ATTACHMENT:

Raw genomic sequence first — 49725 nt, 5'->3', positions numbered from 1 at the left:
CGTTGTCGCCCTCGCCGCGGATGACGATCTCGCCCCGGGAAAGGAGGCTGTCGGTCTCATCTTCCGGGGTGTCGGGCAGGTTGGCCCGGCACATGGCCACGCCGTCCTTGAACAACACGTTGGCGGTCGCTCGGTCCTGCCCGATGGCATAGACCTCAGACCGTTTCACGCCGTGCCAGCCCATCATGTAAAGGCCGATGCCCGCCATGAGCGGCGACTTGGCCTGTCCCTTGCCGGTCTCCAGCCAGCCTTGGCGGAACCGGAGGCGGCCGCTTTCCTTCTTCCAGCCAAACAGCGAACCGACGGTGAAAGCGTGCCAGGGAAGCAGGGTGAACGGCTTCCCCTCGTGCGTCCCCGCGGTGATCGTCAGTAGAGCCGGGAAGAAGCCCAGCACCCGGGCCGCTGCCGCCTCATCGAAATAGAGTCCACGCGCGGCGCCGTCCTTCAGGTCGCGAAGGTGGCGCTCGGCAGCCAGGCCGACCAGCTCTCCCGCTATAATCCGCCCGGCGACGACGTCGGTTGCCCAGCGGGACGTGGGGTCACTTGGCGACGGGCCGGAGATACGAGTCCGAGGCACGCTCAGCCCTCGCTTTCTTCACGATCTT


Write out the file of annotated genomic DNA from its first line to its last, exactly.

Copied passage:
Raw genomic sequence first — 49725 nt, 5'->3', positions numbered from 1 at the left:
CGTTGTCGCCCTCGCCGCGGATGACGATCTCGCCCCGGGAAAGGAGGCTGTCGGTCTCATCTTCCGGGGTGTCGGGCAGGTTGGCCCGGCACATGGCCACGCCGTCCTTGAACAACACGTTGGCGGTCGCTCGGTCCTGCCCGATGGCATAGACCTCAGACCGTTTCACGCCGTGCCAGCCCATCATGTAAAGGCCGATGCCCGCCATGAGCGGCGACTTGGCCTGTCCCTTGCCGGTCTCCAGCCAGCCTTGGCGGAACCGGAGGCGGCCGCTTTCCTTCTTCCAGCCAAACAGCGAACCGACGGTGAAAGCGTGCCAGGGAAGCAGGGTGAACGGCTTCCCCTCGTGCGTCCCCGCGGTGATCGTCAGTAGAGCCGGGAAGAAGCCCAGCACCCGGGCCGCTGCCGCCTCATCGAAATAGAGTCCACGCGCGGCGCCGTCCTTCAGGTCGCGAAGGTGGCGCTCGGCAGCCAGGCCGACCAGCTCTCCCGCTATAATCCGCCCGGCGACGACGTCGGTTGCCCAGCGGGACGTGGGGTCACTTGGCGACGGGCCGGAGATACGAGTCCGAGGCACGCTCAGCCCTCGCTTTCTTCACGATCTT